MOVIE REVIEW : ‘PROJECT X’ DEFIES BELIEF, MISSES MARK
“Project X” (citywide), a sleek, high-tech, big-deal, mainstream Hollywood entertainment, reunites “WarGames” star Matthew Broderick and its co-writer Lawrence Lasker. The result, while involving and technically impressive, is not as satisfying as the 1983 film. Once again, an impassioned youth takes on the dastardly military, but “Project X” strains credibility. Too often it seems an overreaching variation on “WarGames.”
Broderick may get top billing, but the film’s sure-fire scene-stealer is a bright, adorable young chimp named Virgil taught to sign by a young university researcher (Helen Hunt). When her project is canceled, Virgil winds up, not at a children’s zoo as promised, but as part of a top-secret program at a Florida Air Force base, to which grounded pilot Jimmy Garrett (Broderick) has been assigned. We know right off that whatever the Air Force is up to, it’s not going to be good for the chimps, but Jimmy, who’s sweet and impulsive, is slow to worry.
What the Air Force is doing is so crazy, yet not unbelievable, that it demands to be viewed with the darkly outrageous satirical tone of a “Dr. Strangelove.” “Project X,” however, has a mile-wide streak of shamelessly manipulative sentimentality. It’s enough to make you wish the film makers had been able to come up with a tougher-minded premise involving a secret project that may be horrendous in nature yet of some clear value to both man and beast.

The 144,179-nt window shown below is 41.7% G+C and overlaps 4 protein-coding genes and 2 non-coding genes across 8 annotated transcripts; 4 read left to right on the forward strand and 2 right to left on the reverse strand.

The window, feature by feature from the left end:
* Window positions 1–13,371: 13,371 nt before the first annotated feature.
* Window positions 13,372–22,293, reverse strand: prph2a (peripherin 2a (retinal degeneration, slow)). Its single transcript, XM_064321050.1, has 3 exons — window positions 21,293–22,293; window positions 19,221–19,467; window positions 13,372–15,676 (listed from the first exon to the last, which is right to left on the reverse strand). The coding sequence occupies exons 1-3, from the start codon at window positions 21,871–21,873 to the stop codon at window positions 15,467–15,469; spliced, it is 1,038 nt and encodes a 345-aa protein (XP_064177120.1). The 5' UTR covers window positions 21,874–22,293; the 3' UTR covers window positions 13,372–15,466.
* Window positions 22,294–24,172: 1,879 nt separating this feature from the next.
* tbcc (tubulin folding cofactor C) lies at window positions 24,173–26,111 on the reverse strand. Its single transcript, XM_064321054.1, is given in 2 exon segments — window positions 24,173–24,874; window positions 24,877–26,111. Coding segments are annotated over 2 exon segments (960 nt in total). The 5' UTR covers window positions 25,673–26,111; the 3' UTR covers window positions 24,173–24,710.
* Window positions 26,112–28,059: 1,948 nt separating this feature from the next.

Writer Stanley Weiser, in adapting a story he wrote with Lasker, makes a major miscalculation: He starts out seriously but ends up with a credibility-defying fantasy resolution. How much better it would have been to progress from light to dark. What’s more, a story involving cruelty to animals is inherently more off-putting than suspenseful; it doesn’t lend itself to elaborate make-believe or even parable as neatly as the lethal computer games of “WarGames” did.
Nonetheless, “Project X” doesn’t lack pluses. There’s no question that Jonathan Kaplan, the talented director of “Heart Like a Wheel” and “Over the Edge,” makes the most of the material. “Project X” does command attention and does engage emotions; if the film doesn’t connect with your head, it may just steal your heart while you’re not thinking. Broderick is winningly wide-eyed, Hunt spunky and the production values superb. Designer Lawrence Paull and cinematographer Dean Cundey, last teamed on “Back to the Future,” take us into a vast laboratory world that seems chillingly authentic. James Horner’s score is at once elegant and stirring. “Project X” (rated PG because it’s too intense for small children) reflects quality and care throughout, but its elements don’t quite mesh. ‘PROJECT X’
A 20th Century Fox presentation. Executive producer C. O. Erickson. Producers Walter F. Parkes, Lawrence Lasker. Director Jonathan Kaplan. Screenplay Stenley Weiser; based on a story by Weiser and Lasker. Camera Dean Cundey. Music James Horner. Production designer Lawrence G. Paull. Visual effects supervisor Michael Fink. Costumes Mary Vogt. Animal coordinator Hubert Wells. Technical adviser Richard J. Kendall. Stunt coordinator Victor Paul. Aircraft coordinator Chuck Hood. Film editor O. Nicholas Brown. With Matthew Broderick, Helen Hunt, Bill Sadler, Johnny Ray McGhee, Jonathan Gammell, Stephen Lang, Jean Smart, Chuck Bennett.
Running time: 1 hour, 47 minutes.
MPAA rating: PG (Parental guidance suggested. Some material may not be suitable for children.)